United States officials are planning on keeping the borders with Canada and Mexico closed to non-essential travel for at least another month, according to reports. The current mutual agreement between the U.S. and its neighbors was set to expire on July 21.
The U.S./Canadian border has been closed to recreational travel since March, while still allowing trade and commercial traffic, as well as those who cross the border for work. The latest extension was set to expire on July 21, reports CTV News.
“I do feel it’s Canada pushing for this,” said Jamie Fiegel of Fiegel, Carr, and Joyce Immigration Law when the border closure was last extended in June.
Even if restrictions on border travel were lifted, Fiegel said that as long as Canada remains under their Quarantine Act, day travel would be impossible because of the requirement for anyone who enters the country to have a plan to quarantine themselves for two weeks.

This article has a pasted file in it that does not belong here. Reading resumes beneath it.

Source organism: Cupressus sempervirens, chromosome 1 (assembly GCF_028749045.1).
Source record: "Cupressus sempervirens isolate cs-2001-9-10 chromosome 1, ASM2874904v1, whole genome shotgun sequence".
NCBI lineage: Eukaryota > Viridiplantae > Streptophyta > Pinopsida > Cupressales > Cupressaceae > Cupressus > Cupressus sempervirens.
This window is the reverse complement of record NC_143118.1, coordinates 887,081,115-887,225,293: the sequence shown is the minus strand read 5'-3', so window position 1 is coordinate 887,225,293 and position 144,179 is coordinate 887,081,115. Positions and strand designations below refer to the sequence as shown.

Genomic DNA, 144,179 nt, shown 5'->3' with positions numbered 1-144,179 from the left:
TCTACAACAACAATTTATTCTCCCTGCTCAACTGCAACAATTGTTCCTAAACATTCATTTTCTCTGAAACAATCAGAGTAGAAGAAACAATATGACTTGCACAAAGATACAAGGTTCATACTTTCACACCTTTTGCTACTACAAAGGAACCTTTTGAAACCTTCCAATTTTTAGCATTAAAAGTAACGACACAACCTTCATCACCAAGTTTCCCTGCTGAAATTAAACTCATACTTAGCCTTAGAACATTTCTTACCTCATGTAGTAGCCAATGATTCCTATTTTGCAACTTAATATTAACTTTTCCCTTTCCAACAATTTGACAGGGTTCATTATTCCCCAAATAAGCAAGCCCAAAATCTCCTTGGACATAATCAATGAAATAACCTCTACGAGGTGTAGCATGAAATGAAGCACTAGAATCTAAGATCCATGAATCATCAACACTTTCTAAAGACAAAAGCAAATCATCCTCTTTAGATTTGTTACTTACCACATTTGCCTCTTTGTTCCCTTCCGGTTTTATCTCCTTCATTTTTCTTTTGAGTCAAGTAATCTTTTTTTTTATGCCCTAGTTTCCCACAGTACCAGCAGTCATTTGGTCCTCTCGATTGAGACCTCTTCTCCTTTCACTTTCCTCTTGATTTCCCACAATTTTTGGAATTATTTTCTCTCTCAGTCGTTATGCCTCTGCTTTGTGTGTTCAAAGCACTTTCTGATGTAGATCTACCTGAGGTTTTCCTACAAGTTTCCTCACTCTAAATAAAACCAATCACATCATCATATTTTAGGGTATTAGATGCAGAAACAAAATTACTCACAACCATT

“It’s got to all work together,” Fiegel said. “While Canada is still quarantining its citizens, it’s very hard to bring visitors in.”
Meanwhile, Mexican officials have said that their government has not pushed to re-open their U.S. border due in part to an increase in cases in U.S. border states, reports NBC San Diego. Marcelo Ebrard, foreign secretary of Mexico, said in a news conference Friday "what we have is the southern states of the U.S., California, Arizona, New Mexico, and Texas on the rise... so our perspective and the Mexican Secretary of Health is that it would be unwise right now to open because then what we're going to cause is an impact towards a re-spread."
Earlier this week, Mexico surpassed Italy for the world’s fourth-highest coronavirus death total. As of Sunday, 35,006 people have died of coronavirus in the country, and there have been 299,750 confirmed cases. However, NBC News reports that experts believe that the coronavirus has taken a much larger toll in Mexico, but reports are inaccurate due to limited testing.